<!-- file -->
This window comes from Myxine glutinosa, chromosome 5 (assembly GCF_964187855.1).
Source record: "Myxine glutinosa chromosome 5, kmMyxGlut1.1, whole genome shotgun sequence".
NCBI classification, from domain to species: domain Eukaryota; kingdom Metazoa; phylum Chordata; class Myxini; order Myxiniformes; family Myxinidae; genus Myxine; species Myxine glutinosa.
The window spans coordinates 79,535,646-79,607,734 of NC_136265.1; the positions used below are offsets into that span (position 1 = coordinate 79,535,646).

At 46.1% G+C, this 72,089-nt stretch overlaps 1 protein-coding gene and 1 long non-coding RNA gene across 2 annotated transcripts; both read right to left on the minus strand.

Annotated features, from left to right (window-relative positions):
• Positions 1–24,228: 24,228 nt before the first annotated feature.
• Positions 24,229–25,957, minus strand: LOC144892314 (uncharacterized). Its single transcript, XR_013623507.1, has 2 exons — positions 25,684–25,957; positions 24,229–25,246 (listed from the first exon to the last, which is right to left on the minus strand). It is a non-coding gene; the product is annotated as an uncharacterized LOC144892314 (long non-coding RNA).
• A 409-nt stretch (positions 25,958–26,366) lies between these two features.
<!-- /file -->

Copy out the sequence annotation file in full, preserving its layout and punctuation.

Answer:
This window comes from Myxine glutinosa, chromosome 5 (assembly GCF_964187855.1).
Source record: "Myxine glutinosa chromosome 5, kmMyxGlut1.1, whole genome shotgun sequence".
NCBI classification, from domain to species: domain Eukaryota; kingdom Metazoa; phylum Chordata; class Myxini; order Myxiniformes; family Myxinidae; genus Myxine; species Myxine glutinosa.
The window spans coordinates 79,535,646-79,607,734 of NC_136265.1; the positions used below are offsets into that span (position 1 = coordinate 79,535,646).

At 46.1% G+C, this 72,089-nt stretch overlaps 1 protein-coding gene and 1 long non-coding RNA gene across 2 annotated transcripts; both read right to left on the minus strand.

Annotated features, from left to right (window-relative positions):
• Positions 1–24,228: 24,228 nt before the first annotated feature.
• Positions 24,229–25,957, minus strand: LOC144892314 (uncharacterized). Its single transcript, XR_013623507.1, has 2 exons — positions 25,684–25,957; positions 24,229–25,246 (listed from the first exon to the last, which is right to left on the minus strand). It is a non-coding gene; the product is annotated as an uncharacterized LOC144892314 (long non-coding RNA).
• A 409-nt stretch (positions 25,958–26,366) lies between these two features.